General Commentary ARTICLE
Commentary: High Intensity Physical Rehabilitation Later Than 24 h Post Stroke Is Beneficial in Patients: A Pilot Randomized Controlled Trial (RCT) Study in Mild to Moderate Ischemic Stroke
- 1Rehabilitation Department, Niigata Rehabilitation Hospital, Niigata, Japan
- 2Rehabilitation Department, Tohoku University Graduate School of Medicine, Sendai, Japan
- 3Division of Dysphagia Rehabilitation, Niigata University Graduate School of Medical and Dental Science, Niigata, Japan
- 4Department of Psychiatry, Seichiryo Hospital, Nagoya, Japan
- 5Department of Psychiatry, Nagoya University Graduate School of Medicine, Nagoya, Japan
- 6Systematic Review Workshop Peer Support Group (SRWS-PSG), Japan
- 7Hospital Care Research Unit, Hyogo Prefectural Amagasaki General Medical Center, Amagasaki, Japan
- 8Department of Healthcare Epidemiology, Graduate School of Medicine and Public Health, Kyoto University, Kyoto, Japan
- 9Department of Respiratory Medicine, Hyogo Prefectural Amagasaki General Medical Center, Amagasaki, Japan
- 10Division of Rehabilitation, Department of Clinical Practice and Support, Hiroshima University Hospital, Hiroshima, Japan
by Tong, Y., Cheng, Z., Rajah, G. B., Duan, H., Cai, L., Zhang, N., et al. (2019). Front. Neurol. 10:113. doi: 10.3389/fneur.2019.00113
This article is a general commentary on “High Intensity Physical Rehabilitation Later Than 24 h Post Stroke is Beneficial in Patients: A pilot Randomized Controlled Trial (RCT) Study in Mild to Moderate Ischemic Stroke (1). A recent, current Cochrane review (2) concluded that very early intervention is not beneficial for patients, although the adequate dose of rehabilitation is unknown. Tong et al. (1) reported that early intensive mobilization after stroke was beneficial compared with very early mobilization and early routine mobilization. This finding is important for clinicians who prescribe rehabilitation for acute stroke patients. However, we believe that several concerns should be noted regarding the methods in Tong's study.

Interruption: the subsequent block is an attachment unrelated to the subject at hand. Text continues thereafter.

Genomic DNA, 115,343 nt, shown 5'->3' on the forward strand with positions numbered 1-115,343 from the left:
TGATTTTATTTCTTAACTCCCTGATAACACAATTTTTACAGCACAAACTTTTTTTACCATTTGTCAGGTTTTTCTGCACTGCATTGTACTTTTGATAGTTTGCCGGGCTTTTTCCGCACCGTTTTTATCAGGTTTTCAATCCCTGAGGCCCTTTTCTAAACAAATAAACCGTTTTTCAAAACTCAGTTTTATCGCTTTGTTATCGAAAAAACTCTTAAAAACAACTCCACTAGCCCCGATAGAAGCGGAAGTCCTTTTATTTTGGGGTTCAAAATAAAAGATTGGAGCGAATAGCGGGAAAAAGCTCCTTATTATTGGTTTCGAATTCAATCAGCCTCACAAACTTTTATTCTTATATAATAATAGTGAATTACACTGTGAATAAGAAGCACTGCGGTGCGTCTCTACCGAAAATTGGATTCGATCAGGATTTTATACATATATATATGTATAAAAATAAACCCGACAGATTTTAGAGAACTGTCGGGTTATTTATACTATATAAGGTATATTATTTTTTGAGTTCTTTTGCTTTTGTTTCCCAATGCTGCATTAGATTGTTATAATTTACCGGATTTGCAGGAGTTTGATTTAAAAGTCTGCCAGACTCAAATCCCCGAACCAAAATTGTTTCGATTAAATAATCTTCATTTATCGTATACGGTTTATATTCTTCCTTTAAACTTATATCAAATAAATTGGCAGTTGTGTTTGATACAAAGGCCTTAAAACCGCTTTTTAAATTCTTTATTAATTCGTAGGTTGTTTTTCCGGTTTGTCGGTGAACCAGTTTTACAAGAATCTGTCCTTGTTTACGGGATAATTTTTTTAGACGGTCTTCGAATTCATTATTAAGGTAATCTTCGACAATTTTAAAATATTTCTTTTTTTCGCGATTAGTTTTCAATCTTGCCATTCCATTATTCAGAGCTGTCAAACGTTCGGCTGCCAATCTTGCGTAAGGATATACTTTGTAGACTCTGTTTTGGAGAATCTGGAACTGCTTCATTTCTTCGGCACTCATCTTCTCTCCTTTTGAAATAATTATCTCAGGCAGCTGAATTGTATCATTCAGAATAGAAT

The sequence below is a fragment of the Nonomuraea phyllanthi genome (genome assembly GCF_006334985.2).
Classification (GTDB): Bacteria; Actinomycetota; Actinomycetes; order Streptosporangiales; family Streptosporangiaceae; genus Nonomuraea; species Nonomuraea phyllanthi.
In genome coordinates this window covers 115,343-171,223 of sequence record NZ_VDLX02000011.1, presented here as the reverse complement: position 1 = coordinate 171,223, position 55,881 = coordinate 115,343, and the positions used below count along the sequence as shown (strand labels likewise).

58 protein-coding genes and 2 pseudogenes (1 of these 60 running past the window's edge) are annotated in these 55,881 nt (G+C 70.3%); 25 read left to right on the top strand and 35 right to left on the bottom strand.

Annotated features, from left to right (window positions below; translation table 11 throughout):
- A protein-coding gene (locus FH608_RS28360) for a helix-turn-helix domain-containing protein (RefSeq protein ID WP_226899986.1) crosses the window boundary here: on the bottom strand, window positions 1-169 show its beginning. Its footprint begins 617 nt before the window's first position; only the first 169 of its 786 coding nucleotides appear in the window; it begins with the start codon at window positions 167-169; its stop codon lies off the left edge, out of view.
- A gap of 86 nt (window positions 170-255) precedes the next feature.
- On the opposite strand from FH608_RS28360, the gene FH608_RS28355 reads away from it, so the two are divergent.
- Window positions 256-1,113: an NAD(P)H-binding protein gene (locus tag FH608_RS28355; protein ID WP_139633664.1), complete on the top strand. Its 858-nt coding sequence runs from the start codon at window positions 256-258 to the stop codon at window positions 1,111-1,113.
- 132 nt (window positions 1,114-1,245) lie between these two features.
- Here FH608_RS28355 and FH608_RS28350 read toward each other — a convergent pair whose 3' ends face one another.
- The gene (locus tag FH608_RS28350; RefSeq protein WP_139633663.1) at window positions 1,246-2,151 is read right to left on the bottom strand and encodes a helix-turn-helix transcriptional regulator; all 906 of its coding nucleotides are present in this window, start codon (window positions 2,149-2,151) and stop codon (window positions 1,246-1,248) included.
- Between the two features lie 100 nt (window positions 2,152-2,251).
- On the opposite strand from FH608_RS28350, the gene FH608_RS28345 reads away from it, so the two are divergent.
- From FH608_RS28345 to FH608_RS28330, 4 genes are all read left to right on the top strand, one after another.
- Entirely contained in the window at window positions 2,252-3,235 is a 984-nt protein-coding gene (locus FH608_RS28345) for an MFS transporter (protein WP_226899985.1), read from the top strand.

To focus on potential biases in the present study, we evaluated the risk of bias (3). In a recent, current Cochrane review entitled “Very early vs. delayed mobilization after stroke” (2), nine studies were selected as eligible for meta-analysis, and the risk of bias was evaluated. We adopted the same method as this Cochrane review.
From the evaluation, we found several points that could affect the results of the present study (Table 1).
Table 1. Risk of bias (3).
Outcome Variables and the Assessment of Outcomes
There was no report on the outcome of variables registered in the protocol (4) in the manuscript (1), and this causes a high selective reporting bias. The primary outcome defined in the manuscript (1) was a modified Rankin Scale (mRS) score, which was not listed in the protocol (4). The outcomes described in the study protocol (4) included the NIHSS, Barthel Index, Rivermead Motor Assessment, Fugl-Meyer Assessment, and MRI brain scans. The authors should clearly report the outcomes to be assessed in the trial protocol (4) and should also describe the measurement methods (1) to reduce biases.
The authors explained in the manuscript (1) that they estimated the sample size from the prevalence of the primary outcome (mRS score [0–2]) at 3 months after stroke onset. The process of determining the sample size for the trial protocol (4) was not mentioned. The sample size calculation and outcome variables should be determined before registration to reduce the risk of bias.